Nutrition today is extremely confusing. Misinformation is rampant because of the constant barrage of conflicting studies, advertising and health claims made by the top food companies. It seems that everyone has an opinion, and just when you think the last word has been said the publishing industry turns out yet another dietary theory. Hey, we all have to make a living, I guess…
Most people eating the standard American diet (SAD – acronym that makes an unfortunate amount of sense) believe that by eating whole wheat pasta, low fat dairy and a leaf of iceberg lettuce on their burger they are making good food choices. Sadly, the concept of nutritional density is still a novel idea and we continue to expand our waistline and suffer from chronic illnesses which can’t be cured with a magic pill. In my previous post, “Principles on how to eat well and safely”, I wrote my top tips on how to eat right and my hope for it was to dispel some common myths that are still being fed to the public. Today I want to introduce you to three tools that can help you make better food choices while you are at the supermarket.
1. Dirty Dozen vs. Clean Fifteen
The Environmental Group (EWG), a wonderful environmental health research and advocacy organization, analyzed pesticide residue testing data from the USDA and FDA to develop rankings for popular fruits and vegetables. Based on the results, EWG published its Shopper’s Guide to Pesticides in Produce which helps consumers determine which fruits and vegetables have the most pesticide residues and thus which are the most important to buy organic. By avoiding the produce on their list, you can lower your pesticide exposure by avoiding the 12 most contaminated fruits and vegetables and choosing the least contaminated produce.
Not surprisingly, the most commonly grown fruits and vegetables, such as apples and celery, are on their dirty list. Since these are the foods some of us feed to our families almost daily, it’s extra important to buy them organic to avoid cumulative exposure.
Note that while not on the Dirty Dozen list, most Hawaiian papayas, some zucchini and sweet corn are genetically modified, so it you want to avoid GMO foods, please consider purchasing these fruits and vegetables organically grown.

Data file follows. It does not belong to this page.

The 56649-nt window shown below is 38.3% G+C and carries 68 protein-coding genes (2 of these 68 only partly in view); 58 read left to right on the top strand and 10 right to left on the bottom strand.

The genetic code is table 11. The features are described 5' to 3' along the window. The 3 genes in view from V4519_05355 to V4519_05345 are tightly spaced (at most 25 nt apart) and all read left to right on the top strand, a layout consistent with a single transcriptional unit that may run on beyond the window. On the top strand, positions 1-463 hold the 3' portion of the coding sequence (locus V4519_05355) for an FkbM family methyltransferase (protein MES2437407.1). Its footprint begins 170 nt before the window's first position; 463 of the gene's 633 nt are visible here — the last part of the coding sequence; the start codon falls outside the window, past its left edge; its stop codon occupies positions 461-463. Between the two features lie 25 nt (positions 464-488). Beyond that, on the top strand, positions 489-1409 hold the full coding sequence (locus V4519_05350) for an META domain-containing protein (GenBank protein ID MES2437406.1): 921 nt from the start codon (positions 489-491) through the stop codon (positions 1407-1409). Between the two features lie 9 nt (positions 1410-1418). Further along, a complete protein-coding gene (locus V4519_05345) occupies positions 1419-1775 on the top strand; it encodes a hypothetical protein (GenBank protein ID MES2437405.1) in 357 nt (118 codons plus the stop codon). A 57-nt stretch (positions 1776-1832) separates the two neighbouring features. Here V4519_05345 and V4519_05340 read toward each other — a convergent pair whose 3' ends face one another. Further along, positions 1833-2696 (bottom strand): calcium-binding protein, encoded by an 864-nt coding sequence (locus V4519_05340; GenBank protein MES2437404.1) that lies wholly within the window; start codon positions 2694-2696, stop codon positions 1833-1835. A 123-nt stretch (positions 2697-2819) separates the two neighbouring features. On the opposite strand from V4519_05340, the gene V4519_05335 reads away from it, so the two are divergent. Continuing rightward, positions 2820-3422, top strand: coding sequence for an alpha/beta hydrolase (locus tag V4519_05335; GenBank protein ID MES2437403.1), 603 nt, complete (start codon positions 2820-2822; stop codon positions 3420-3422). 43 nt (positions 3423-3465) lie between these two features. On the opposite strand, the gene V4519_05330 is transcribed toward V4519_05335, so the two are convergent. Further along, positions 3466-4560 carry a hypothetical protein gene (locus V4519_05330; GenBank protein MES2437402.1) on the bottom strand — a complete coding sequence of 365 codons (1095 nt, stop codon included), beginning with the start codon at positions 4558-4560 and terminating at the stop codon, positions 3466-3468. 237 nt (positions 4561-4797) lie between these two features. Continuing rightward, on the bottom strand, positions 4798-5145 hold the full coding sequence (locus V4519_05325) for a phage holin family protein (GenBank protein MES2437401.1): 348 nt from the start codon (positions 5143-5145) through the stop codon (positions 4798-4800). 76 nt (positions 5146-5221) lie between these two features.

2. ANDI Score
ANDI stands for Aggregate Nutrient Density Index and is a reference system which measures the nutrient density of foods and rates the micronutrients-per-calorie on a scale of 1 to 1000, with 1,000 being the most nutrient-dense and 0 being the least nutrient-dense. The ANDI score calculation takes into consideration an extensive range of vitamins, minerals, and phytochemicals to provide a more accurate nutritional profile for each food.
The system was developed by Dr. Joel Furhman, who calls himself a “nutritarian”, or “someone whose food choices reflect a high ratio of micronutrients per calorie and a high level of micronutrient variety”. He believes that “adequate consumption of micronutrients – vitamins, minerals, and many other phytochemicals – without overeating on calories, is the key to achieving excellent health. Micronutrients fuel proper functioning of the immune system and enable the detoxification and cellular repair mechanisms that protect us from chronic diseases.”
It was enlightening for me to realize just how nutrient packed the leafy green family (kale, mustard greens, watercress) truly was, while dairy, eggs and meat are at the bottom of the range. How do your food choices stack up?
Click here for a detailed guide.
3. Super Quick Guide to Reading PLU Produce Labels
I love this simple way to quickly distinguish between organic and conventional produce. I am talking about those white stickers affixed to produce in grocery stores with price look-up codes, or PLUs. These are identification numbers to make check-out and inventory control easier and more accurate. While not meant as a communication tool for the consumer, it’s a quick way for you to identify whether that banana or apple is truly organic. Take an apple for example: The industry standard PLU code for Pink Lady apples is 4130. But don’t worry, this doesn’t mean you have to remember a number for everything you buy.
The numbers all mean something and here is how to read that code:
- A 4 digit PLU code starting with the number 3 or 4 indicates that the apple was conventionally grown, meaning it was most likely sprayed with pesticides. Thus the PLU for a conventionally grown Pink Lady apple is 4130.
- A 5 digit PLU code starting with the number 9 indicates that the apple was organically grown. An organically grown Pink Lady Apple would be 94130.
- A 5 digit PLU code starting with the number 8 indicates that the produce was genetically modified (and potentially sprayed with synthetic pesticides). A genetically modified Pink Lady apple would in theory be marked 84130.
HOWEVER, it’s a completely voluntary system and NOT designed to communicate with the consumer. While grocery stores would probably opt to add a 9 in hopes that consumers are willing to pay more for an organic product, retailers are not so keen on adding an 8 since most consumers indicated they would avoid GMO foods if they were labeled as such. So while it is not a perfect system and it most likely won’t help you avoid GMO produce, it does help me to quickly identify organic foods in my supermarket.